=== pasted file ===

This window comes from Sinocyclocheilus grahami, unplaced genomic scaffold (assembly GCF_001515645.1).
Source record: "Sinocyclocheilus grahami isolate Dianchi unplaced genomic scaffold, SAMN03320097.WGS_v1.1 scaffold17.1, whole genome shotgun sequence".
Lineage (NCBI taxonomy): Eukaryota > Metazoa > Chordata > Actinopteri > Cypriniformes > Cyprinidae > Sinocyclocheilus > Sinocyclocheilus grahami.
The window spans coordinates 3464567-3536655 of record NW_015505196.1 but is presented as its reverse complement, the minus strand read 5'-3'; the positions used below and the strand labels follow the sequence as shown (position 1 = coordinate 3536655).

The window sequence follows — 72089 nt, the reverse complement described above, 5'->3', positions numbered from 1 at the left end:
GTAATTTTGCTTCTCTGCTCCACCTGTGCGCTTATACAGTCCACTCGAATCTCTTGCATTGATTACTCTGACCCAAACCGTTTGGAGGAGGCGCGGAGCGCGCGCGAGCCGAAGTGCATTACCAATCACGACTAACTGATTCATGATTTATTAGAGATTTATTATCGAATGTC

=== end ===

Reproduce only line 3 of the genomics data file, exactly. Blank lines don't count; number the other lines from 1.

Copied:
Lineage (NCBI taxonomy): Eukaryota > Metazoa > Chordata > Actinopteri > Cypriniformes > Cyprinidae > Sinocyclocheilus > Sinocyclocheilus grahami.